A Love, Possibly? A Brief Review of Jason Shinga’s Empire State: A Love Story (Or Not)

Empire State: A Love Story (Or Not)

Loving the Designs here: Empire State painted well by Shinga.

by Jason Shinga

Abrams ComicArts, 2011

ISBN-13: 978-0810997479

What can I say other than I’ve been a sucker for graphic novels ever since I was a teenager rustling up Sandman comics on Wynadotte Street back in the day in Windsor.  And given the chance to finally hit up the newest publication by the well known artist/writer Jason Shinga, I couldn’t resist.

For those of you who don’t know Jason Shinga, he is an American Cartoonist and writer based out of Oakland, CA. Shinga graduate with a degree in Math from Berkley and has used this training to create comics that are known for their puzzles and non-traditional narrative structures. He has won multiple awards for his work including the 2007 Stumptown Comics Award in Best Writing for his 2007 Bookhunter.

Empire State: A Love Story (Or Not) is a fairly strong addition to Shinga’s nice catalog to date.  It’s strength comes in large-part due to its selection of palette and the non-linear narrative structure of the story. The colors in the graphic novel are mood setting and in that they are less than realist. But, mind you, who comes to a graphic novel looking for realism? Particularly so, when you deal with the modern fairy tale stuff of a sort-of-love story.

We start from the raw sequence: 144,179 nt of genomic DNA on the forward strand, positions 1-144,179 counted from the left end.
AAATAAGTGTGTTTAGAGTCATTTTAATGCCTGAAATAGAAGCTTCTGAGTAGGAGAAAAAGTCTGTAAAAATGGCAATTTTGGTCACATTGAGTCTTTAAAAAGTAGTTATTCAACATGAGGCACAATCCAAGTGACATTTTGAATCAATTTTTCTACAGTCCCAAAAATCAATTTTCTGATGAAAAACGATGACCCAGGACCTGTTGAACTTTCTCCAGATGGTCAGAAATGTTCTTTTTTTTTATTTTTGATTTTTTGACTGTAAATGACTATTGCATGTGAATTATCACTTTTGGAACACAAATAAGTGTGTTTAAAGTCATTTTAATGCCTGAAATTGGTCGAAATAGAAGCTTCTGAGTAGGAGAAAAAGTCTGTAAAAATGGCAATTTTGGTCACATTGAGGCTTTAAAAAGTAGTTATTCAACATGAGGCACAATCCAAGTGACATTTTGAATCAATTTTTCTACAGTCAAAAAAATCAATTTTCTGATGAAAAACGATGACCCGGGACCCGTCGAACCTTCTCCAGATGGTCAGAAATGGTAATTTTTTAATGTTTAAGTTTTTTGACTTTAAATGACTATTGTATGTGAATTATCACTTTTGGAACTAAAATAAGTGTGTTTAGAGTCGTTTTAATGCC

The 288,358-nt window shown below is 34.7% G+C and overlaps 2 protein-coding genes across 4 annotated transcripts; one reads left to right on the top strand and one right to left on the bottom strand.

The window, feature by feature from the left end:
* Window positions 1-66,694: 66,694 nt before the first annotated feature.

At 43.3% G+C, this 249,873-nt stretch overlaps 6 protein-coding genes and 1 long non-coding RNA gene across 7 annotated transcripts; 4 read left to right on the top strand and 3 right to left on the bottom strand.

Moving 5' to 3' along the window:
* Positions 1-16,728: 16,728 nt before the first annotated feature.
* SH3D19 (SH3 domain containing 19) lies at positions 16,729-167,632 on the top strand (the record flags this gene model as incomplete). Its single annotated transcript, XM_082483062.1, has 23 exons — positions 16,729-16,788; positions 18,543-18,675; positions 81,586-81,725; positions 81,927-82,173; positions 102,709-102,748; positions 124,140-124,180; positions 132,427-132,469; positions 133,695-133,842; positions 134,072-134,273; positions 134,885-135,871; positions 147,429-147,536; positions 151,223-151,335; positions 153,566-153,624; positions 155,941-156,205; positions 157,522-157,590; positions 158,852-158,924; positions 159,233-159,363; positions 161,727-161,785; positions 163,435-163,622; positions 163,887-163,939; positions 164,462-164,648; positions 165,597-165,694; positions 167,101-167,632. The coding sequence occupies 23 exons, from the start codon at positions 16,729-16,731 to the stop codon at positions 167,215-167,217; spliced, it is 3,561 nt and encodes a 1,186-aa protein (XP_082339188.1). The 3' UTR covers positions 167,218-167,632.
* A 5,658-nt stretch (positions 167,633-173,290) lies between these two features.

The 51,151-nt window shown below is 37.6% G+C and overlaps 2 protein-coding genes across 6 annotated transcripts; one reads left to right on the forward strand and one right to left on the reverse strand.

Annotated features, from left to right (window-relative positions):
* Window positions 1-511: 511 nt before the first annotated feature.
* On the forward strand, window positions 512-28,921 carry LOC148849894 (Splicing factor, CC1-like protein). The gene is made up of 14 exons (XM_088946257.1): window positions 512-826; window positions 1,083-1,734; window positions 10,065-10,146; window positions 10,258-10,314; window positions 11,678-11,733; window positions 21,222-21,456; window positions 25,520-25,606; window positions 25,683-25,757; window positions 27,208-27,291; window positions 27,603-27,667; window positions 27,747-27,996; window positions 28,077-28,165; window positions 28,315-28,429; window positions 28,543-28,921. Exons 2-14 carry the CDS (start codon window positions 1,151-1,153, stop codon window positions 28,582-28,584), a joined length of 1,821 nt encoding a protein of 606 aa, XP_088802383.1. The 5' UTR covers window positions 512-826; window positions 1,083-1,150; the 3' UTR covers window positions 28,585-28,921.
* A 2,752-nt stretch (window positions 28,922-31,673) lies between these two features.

The plot follows a late-twenties-still-stuck-in-my-hometown Jimmy and his first trip across country (from Shinga’s hometown Oakland) to New York City. And the love story has to do with a cooler-than-me gal named Sara. Sara has moved out to NYC to pursue a writing career and through letters and phone calls back to Jimmy in Oakland, she convinces him to come out to visit. The story follows Jimmy as heads east to find Sara and does a lot of reflection on where they have come from. There is a clear bildungsroman motif here and one that works well with the unconventional love narrative. There is also some play with Jimmy’s Asian American heritage and Sara’s Jewish heritage.

On the whole the story feels a little too short. There is a lot of airiness between slides that could use some more fleshing out. And mind you, this might just be showing my biases towards more traditional written fiction than the type(s) that follow in graphic novels. I tend to consider stories in the paper and words type production. Is it worth it, this new book by Shinga? On the art alone, I’d have to say yes.

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